Saturday 26 November 2022

Quick Draw McGraw, the Psychological Release

The first Hanna-Barbera cartoon series were not only hits with viewers, but with critics and even watchdog groups.

A Catholic publication in March 1960 was complimentary about the H-B shows then on the air and quoted Joe Barbera about why he thought the cartoons were appealing.

A non-denominational publication akin to Reader’s Digest republished portions of the story. Here’s what the July 1960 issue of The Family Digest wrote. Note the original name of The Flintstones and the writer’s lack of knowledge of Jay Ward Productions.

Quick on the Draw
Condensed from The Catholic Preview of Entertainment

SOMETIME THIS year, a family known as The Flagstones will make their national television debut, tentatively set for the ABC-TV Network during the prime evening hours. Who are The Flagstones? They are a family of cartoon characters starring in the first full length half-hour animated series designed for adult viewing.
This newest television “first” marks a milestone in the long and successful partnership of William Hanna and Joseph Barbera. For more than 20 years these two men have worked together to provide simple, honest and carefree humor for motion picture and television fans through the creation of such cartoon characters as Tom and Jerry, Huckleberry Hound, Yogi Bear, Auggie Doggie and Quick Draw McGraw.
For Hanna and Barbera, The Flagstones complete the progression to more adult, satirical cartoons which began, almost accidentally, with Huckleberry Hound. Huck, as his many fans call him, was created primarily to keep the small fry amused, following in the footsteps of Ruff and Reddy and adventurous dog and cat team, the first H-B TV series for Screen Gems.
But Huck Hound’s hang-dog willingness to accept any herculean task and still come up smiling appealed to adults, who found his attitude admirable in a pass-the-buck age. College students across the nation began showering awards and honors on Huck, and many of them held special Huckleberry Hound Days on campus.
Sensing the value of this adult interest, the show’s sponsor, the Kellogg Company, ordered continuation of the series, which was the first half-hour television series consisting entirely of original cartoons. Hanna and Barbera quickly followed up with Quick Draw McGraw, a three-part series which spoofs television westerns, mysteries and situation comedies. Of course, the antics of McGraw, a gun-toting horse; Snooper and Blabber, cat and mouse detectives; and Auggie Doggie, the mischievous pup, keep the series alive with action the children love. But the adults see and enjoy the satire behind it all.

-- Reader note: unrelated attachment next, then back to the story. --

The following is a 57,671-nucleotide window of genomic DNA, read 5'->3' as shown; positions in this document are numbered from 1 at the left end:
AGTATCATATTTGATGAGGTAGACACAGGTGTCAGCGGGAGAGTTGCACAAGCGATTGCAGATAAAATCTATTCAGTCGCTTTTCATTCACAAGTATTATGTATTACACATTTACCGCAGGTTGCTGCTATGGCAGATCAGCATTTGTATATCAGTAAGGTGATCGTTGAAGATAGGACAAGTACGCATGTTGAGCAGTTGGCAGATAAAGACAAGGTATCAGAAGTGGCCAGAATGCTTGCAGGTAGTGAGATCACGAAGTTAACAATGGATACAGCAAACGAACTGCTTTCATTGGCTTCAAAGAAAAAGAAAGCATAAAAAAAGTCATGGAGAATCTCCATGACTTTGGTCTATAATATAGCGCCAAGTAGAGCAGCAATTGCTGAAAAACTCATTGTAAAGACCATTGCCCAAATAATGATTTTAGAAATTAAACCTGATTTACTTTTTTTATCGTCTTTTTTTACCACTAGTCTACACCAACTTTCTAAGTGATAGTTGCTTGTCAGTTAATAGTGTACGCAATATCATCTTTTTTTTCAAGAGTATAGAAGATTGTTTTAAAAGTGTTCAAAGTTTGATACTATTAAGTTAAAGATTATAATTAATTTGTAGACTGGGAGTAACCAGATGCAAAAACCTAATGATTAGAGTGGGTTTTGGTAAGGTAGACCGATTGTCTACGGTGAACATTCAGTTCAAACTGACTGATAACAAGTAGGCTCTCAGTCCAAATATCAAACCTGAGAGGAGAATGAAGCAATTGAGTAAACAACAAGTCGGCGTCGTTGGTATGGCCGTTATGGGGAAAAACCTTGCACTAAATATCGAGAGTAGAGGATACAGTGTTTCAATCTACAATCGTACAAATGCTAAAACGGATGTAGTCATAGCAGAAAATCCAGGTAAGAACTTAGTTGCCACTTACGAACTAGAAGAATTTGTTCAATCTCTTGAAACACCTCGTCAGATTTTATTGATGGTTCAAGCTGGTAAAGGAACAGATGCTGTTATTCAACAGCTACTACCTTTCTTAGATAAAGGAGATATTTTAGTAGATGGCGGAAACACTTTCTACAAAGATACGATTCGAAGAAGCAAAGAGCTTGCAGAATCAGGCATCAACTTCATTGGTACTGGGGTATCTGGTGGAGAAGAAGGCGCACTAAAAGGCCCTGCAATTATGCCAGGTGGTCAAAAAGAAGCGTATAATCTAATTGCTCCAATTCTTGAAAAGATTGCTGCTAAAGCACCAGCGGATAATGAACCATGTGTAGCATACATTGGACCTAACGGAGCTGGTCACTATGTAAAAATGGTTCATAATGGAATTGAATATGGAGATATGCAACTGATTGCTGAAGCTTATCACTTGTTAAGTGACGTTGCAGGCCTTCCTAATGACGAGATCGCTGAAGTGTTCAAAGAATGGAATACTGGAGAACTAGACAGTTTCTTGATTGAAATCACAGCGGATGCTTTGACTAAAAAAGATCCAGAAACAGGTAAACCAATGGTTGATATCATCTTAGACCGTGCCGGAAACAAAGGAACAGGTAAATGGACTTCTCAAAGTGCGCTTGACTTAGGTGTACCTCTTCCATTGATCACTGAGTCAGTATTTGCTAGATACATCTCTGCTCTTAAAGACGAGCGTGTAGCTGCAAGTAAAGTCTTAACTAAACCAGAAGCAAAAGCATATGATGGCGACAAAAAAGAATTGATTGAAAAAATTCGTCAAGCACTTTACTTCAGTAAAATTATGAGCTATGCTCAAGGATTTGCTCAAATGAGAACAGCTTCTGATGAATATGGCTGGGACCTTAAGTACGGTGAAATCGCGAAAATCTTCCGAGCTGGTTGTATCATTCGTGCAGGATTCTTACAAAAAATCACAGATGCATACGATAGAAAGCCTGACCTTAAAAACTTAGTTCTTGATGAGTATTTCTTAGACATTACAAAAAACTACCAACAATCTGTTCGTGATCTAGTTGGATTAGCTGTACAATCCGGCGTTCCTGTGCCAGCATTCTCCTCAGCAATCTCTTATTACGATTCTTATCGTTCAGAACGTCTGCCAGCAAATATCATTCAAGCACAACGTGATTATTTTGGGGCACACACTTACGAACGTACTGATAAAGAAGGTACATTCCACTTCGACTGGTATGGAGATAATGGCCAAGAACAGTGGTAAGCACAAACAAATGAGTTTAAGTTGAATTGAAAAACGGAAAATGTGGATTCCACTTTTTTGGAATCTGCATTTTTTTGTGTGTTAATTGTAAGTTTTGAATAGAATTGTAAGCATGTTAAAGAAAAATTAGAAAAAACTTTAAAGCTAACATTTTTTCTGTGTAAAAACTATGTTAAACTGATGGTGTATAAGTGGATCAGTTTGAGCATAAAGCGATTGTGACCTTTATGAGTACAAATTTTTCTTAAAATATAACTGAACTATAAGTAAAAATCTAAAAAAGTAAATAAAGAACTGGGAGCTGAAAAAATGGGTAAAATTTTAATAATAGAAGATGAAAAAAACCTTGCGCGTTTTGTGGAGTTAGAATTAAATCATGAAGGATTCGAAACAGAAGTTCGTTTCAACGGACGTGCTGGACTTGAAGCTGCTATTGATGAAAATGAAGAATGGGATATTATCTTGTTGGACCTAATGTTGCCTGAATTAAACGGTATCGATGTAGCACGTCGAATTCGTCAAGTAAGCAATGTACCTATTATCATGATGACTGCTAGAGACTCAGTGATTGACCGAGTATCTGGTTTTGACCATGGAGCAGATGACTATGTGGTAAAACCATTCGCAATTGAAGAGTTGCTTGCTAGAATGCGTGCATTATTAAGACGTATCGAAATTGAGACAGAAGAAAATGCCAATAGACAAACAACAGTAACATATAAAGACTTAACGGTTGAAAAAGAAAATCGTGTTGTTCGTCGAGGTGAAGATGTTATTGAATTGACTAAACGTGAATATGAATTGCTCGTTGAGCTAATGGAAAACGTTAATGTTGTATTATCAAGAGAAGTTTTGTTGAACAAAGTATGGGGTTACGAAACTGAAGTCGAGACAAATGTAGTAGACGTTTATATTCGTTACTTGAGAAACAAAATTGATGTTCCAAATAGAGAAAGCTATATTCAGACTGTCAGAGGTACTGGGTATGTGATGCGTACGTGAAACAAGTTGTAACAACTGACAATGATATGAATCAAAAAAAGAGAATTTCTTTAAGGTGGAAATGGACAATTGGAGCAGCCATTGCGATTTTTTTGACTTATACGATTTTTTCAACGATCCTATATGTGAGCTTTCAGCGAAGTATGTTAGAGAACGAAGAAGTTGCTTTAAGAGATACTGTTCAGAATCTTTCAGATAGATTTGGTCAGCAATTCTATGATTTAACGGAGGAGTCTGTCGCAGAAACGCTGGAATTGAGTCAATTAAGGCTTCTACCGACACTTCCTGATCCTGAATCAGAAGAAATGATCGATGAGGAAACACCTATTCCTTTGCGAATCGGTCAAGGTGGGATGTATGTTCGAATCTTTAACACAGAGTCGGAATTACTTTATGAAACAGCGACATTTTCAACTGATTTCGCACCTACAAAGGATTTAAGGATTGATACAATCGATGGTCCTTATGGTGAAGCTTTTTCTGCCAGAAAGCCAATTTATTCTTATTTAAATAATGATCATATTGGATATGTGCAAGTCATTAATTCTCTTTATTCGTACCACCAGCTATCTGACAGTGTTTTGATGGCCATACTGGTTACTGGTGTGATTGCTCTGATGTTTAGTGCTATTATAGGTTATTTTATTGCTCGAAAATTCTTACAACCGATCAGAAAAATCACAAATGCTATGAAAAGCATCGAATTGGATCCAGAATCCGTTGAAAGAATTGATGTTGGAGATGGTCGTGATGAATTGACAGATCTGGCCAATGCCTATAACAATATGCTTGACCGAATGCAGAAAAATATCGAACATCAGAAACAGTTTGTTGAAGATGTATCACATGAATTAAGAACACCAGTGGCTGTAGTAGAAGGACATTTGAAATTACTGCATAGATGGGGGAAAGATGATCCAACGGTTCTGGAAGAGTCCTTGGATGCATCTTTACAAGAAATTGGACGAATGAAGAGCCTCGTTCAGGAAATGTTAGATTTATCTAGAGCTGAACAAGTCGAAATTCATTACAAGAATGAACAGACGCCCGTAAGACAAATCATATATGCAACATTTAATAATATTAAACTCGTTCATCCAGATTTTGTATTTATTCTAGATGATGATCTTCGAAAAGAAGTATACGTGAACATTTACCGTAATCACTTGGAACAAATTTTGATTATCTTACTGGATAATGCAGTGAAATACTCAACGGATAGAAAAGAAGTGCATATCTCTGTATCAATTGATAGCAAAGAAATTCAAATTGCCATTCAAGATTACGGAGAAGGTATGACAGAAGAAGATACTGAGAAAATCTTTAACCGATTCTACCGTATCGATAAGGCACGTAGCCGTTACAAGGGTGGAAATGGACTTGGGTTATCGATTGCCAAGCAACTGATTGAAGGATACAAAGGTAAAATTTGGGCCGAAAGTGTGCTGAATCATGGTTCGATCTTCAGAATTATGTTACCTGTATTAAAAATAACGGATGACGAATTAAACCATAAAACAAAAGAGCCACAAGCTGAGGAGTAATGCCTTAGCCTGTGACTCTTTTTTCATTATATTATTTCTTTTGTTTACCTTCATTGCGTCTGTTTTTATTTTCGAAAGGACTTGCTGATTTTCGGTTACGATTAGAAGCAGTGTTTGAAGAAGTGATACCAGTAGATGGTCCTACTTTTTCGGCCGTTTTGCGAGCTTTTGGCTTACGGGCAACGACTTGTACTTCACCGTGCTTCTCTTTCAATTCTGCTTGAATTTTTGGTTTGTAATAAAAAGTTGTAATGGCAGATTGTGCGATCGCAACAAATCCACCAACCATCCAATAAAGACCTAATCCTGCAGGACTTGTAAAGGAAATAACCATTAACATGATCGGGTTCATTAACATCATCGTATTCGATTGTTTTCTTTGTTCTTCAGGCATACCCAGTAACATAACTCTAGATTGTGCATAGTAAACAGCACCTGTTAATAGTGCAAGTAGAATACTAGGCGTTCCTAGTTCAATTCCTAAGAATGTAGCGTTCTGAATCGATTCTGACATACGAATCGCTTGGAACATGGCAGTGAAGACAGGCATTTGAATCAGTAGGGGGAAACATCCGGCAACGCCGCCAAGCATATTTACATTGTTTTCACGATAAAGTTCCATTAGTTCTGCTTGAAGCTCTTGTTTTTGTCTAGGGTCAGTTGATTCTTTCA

Now, with The Flagstones, Hanna and Barbera feel they have developed a new form of television entertainment. The series satirizes our way of life by dealing with the problems of a family living in the stone age, problems which could happen today. Mr. Flagstone drives a tractor, only it’s a dinosaur; the family car is made of stone.
“We think the popularity of our shows lies in providing a psychological release for human beings of all ages,” explains Barbera. “No one ever gets hurt despite clobberings and binding situations. We have tried to give the audience characters they can identify with themselves, then follow up with wild antics impossible to duplicate in real life. The adults have all taken to the satire while the children watch the programs for the face value of the action-packed story.”
Hanna and Barbera began working together over 20 years ago amid Hollywood’s famed atmosphere of jealousy, quarrelling and success at any price. They have found the success but have avoided the quarrelling. H-B Productions operates out of the world’s largest cartoon studio (a studio built by Charlie Chaplin) and is the only company turning out new and original cartoons especially for television consumption.
As Barbera puts it, “Everyone in the business predicted we would fall flat on our faces trying to do a half-hour cartoon show each week. Actually, careful planning makes it possible. For example, when the action calls for a character to change his facial expression, we save the body and simply draw another head. This way we use 80 percent fewer drawings to animate the story.”
Teamwork is also evident in the success of H-B Productions. The two men put in about 16 hours each, per day. They employ 150 artists and technicians in a 24-hour, round-the-clock operation.
Coordination, which can be difficult with so large a staff, is actually a simple matter; there are no vague memos, no closed doors, no time clock. Every worker knows his job and does it.
To the uninitiated, the job of “throwing together” a cartoon might seem like child’s play. Actually, the complicated and highly skilled technique boils down to this:
First the story is written, then a story board is made, composed of a number of rough drawings with the dialogue written underneath each square. Next, through the process of trial and error, the voice men develop the sounds for the cartoon characters.
The men begin working under a stop watch, until finally their voices are properly times and recorded. The recording and the story board go to the animators where action is matched to the sound. Scenic backgrounds are drawn, the penciled lines are “inked” in, a painter provides four color over-lays and then the finished drawings in color travel to the photographers. Altogether, 10,000 of these individual drawings are needed for a half-hour program.
The success of H-B Productions indicates that good wholesome laughter is marketable on television. At a time when charges of corruption, excess violence and lack of originality are being hurled at the entertainment industry, William Hanna and Joseph Barbara can be especially proud of their contributions to show business.